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Ticketmaster to scrap secondary ticket sites

8 August 2018

In a move that has taken many in the industry by surprise, Ticketmaster (TM) UK has announcement it is closing its Seatwave and GetMeIn (GMI) resale sites.

The news comes within weeks of parent company Live Nation Entertainment reporting a 29 per cent leap in revenue from worldwide secondary ticketing activities.

It appears the company has bowed to a sustained campaign from atistes, music fans, industry figures, the government and watchdogs such as the Competition and Marketing Authority (CMA), against the Big Four resale sites – eBay-owned StubHub, Viagogo, Seatwave and GMI.

“This is something I’ve been campaigning on for almost a decade, so I’m pleased to see movement at long last,” says Sharon Hodgson MP, chair of the All Party Parliamentary Group on Ticket Abuse.

“The announcement sends a message to ticket touts that they’re now losing this long, drawn-out battle.

TM says in a blog, “we’ve listened and we hear you: secondary sites just don’t cut it anymore anymore and you’re tired of seeing others snap up tickets just to resell for a profit.”

However, while the last filed accounts show that GMI made a profit after tax of £1,417,623 on turnover of £14.135m in the year to 31 December 2016, Seatwave made a loss in the same period after tax of £3,085,372 on on turnover of just £4.979m.

At 31 December 2016, Seatwave’s accumulated loss stood at £6.012m.

TM says neither site will take new listings as of 13 August and will be closed down in October. Its equivalent European websites will be closed in early 2019.

TM’s blog continues, “We’re launching a fan-to-fan ticket exchange on Ticketmaster, where you can easily buy tickets or sell tickets you can’t use through our website or app, at the price originally paid or less.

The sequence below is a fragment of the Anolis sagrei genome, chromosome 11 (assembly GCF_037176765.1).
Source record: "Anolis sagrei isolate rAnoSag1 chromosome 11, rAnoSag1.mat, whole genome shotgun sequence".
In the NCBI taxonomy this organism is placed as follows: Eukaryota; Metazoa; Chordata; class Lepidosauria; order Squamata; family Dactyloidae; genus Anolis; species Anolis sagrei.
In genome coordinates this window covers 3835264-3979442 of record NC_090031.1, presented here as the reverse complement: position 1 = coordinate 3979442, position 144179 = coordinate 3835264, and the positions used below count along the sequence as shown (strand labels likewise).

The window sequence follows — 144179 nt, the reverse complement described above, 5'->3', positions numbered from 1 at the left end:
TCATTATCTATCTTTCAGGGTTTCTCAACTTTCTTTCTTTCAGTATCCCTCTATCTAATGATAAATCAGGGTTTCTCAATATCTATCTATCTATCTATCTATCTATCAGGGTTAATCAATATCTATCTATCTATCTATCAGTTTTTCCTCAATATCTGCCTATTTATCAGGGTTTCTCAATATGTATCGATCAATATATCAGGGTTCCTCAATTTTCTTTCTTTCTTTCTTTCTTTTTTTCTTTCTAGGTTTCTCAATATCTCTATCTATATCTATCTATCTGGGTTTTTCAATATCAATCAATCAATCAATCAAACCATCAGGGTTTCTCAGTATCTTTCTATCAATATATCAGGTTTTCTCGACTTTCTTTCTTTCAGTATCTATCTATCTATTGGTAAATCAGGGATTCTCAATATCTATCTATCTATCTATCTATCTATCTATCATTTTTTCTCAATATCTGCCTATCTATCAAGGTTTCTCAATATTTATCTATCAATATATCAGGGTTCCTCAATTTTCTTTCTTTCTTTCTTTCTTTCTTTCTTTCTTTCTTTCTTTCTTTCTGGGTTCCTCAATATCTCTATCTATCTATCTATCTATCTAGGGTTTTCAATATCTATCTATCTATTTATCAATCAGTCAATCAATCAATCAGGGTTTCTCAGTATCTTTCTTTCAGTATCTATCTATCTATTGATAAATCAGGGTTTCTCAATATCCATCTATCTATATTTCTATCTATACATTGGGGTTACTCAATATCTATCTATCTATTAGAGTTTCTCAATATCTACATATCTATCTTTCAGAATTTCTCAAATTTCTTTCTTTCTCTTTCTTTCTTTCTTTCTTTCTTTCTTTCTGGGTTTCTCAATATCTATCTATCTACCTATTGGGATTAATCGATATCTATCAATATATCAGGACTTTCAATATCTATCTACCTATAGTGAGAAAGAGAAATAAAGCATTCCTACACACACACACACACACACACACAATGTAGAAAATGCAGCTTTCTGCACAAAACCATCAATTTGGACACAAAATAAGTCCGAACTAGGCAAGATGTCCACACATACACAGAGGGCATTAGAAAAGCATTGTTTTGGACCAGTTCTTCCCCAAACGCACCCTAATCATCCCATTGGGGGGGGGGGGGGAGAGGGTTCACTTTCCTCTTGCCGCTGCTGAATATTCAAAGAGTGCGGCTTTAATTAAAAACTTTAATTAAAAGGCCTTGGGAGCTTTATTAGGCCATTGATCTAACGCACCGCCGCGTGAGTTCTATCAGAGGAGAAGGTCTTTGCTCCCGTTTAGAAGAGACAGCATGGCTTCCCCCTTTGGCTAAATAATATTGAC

“All we want is you, the fan, to be able to safely buy tickets to the events you love. The new facility will be rolled out in October in the UK and Ireland, and across Europe early next year.

Ticket touts who have worked with TM’s resale team for many years will be forced to go elsewhere, with eBay-owned StubHub and the controversial Viagogo as their most likely high profile destionations.

It is not known whether the Competition and Markets Authority will continue to include Seatwave and GetMeIn in its latest investigation into the Big Four resale sites, now that those two are set to close.

Adam Webb, head of artiste manager-backed campaign group FanFair Alliance, says, “While enforcement action is still urgently required to clamp down on rogue operators such as Viagogo, we are now much closer to a genuine transformation of the secondary market – where large-scale online touts are locked out, where innovation can flourish, and the resale of tickets is made straightforward, transparent and consumer-friendly.”

Hodgson adds, “It’s now time for Viaggo and Stubhub to also clean-up their act so that fans can at long last be put first.”

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